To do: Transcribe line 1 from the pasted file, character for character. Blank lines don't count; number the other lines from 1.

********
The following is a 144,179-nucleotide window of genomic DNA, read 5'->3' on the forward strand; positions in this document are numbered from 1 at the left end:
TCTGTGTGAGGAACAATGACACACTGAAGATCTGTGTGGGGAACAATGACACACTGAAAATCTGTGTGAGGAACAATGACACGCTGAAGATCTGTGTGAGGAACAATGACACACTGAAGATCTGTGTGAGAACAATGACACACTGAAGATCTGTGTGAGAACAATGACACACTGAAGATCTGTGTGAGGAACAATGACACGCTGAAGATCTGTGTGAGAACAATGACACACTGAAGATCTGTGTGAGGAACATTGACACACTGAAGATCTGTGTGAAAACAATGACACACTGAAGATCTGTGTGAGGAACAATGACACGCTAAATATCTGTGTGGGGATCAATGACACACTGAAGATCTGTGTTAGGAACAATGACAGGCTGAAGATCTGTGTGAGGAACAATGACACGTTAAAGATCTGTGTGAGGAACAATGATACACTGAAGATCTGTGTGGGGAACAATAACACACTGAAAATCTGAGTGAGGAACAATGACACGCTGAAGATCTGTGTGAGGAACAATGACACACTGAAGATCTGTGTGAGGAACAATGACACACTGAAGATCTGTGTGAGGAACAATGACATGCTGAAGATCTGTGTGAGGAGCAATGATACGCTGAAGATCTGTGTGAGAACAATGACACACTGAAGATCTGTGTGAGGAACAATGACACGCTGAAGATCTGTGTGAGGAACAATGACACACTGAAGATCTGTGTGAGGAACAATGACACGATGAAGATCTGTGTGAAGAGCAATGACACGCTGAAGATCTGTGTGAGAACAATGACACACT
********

The following is a 144,179-nucleotide window of genomic DNA, read 5'->3' on the forward strand; positions in this document are numbered from 1 at the left end: